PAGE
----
Jennifer Brozek: Always write what you want to read. That way, you are always entertaining at least one person – yourself. This allows you to enjoy what you do as you work. It also allows you the opportunity to decide what you really want out of your writing career. If the act of creation is a joy, it gives you the opportunity to determine who you want your audience to be. This allows you to choose the publishing route to follow or shoot for: self-pub, small press, boutique press, traditional press. This is such an exciting time to be a writer. You get to choose your publishing adventure.

 

SFP: What are you working on at the moment?

 

Jennifer Brozek: I’ve just signed contracts for two new Shadowrun YA novellas. They are the third and fourth in the Mosaic Quartet. So, right now, I’m doing a lot of reading, research, and thinking. This is one of my favourite parts of writing, all of the potential is still there.

 

SFP: What would you say is the secret to creating an engaging character that readers will root for?

 

Jennifer Brozek: Make them relatable in some way. All of us have random fears, random flaws, random joys, random quirks. Give your characters something the reader can understand and identify with. Not just the victories or the fails. Give them something they love and/or hate to do when they aren’t being the main character of the story. Make them real enough for your readers to love or hate – but not ignore.

 

SFP: Following on from that question, what to you makes a good villain or antagonist?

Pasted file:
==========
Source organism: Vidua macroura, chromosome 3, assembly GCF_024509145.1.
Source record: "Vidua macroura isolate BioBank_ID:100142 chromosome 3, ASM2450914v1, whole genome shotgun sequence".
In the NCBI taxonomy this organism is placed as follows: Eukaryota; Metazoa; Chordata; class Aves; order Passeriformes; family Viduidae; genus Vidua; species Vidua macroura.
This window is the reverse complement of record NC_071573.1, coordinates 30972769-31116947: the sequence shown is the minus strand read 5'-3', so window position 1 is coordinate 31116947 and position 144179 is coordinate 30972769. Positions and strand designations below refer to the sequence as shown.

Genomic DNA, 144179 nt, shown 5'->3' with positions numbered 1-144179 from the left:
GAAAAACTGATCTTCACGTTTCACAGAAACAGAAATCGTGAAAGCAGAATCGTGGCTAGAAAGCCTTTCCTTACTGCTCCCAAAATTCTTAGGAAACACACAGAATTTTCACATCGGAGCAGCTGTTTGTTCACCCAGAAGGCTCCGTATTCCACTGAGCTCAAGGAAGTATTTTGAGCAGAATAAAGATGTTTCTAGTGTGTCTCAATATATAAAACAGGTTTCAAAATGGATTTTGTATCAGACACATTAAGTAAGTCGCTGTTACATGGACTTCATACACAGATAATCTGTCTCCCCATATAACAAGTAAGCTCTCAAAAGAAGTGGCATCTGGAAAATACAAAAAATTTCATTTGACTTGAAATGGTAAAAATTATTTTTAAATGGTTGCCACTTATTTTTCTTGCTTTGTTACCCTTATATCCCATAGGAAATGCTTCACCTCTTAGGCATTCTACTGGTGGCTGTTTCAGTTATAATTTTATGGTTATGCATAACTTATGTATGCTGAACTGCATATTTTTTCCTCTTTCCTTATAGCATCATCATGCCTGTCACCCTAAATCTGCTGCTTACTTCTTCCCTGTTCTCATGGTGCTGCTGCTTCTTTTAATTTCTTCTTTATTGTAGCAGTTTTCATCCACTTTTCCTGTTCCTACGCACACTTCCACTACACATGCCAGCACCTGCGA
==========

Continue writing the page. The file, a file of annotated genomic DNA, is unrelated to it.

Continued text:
Jennifer Brozek: No person ever wakes up one day and thinks: “I will be a bad guy today.” A good villain or antagonist will be like everyone else, except they will take their position that step too far. They will make a decision that they are right about something, and they will follow that conclusion to its logical next step in broad strokes without second-guessing themselves. “The military is killing people so I will do everything I can to eliminate it from the world.” Or “Joe represents everything I see as wrong in this world, so I will do everything I can to kill Joe or control them.” A good villain or antagonist is the person you see living next door who has taken things three steps too far in a neighborhood squabble.

 

SFP: And finally, if you could change one character, story arc or plot point in one SF book, what would you change and why?

 

Jennifer Brozek: I’ve thought about this for a while, and in the end, I wouldn’t change any particular character, plot point or story arc. As both an author and a reader. I accept the stories as written – for good or ill – because that is what the author intended. It would be arrogant of me to say that I could have done better. Even if I don’t like what happened to the character or the story, I learn something from everything I read. Those lessons are my own and I cherish them.

 

Scifipulse would like to extend our most heartfelt thanks and warmest best wishes to Jennifer Brozek for so graciously taking the time to answer our questions.

 

Check out our Alan Dean Foster interview here

 

Check out our S. T. Gibson interview here

I'm an autistic writer who loves sci-fi, cosplay and poetry. I'm also an actor with Theatre of the Senses.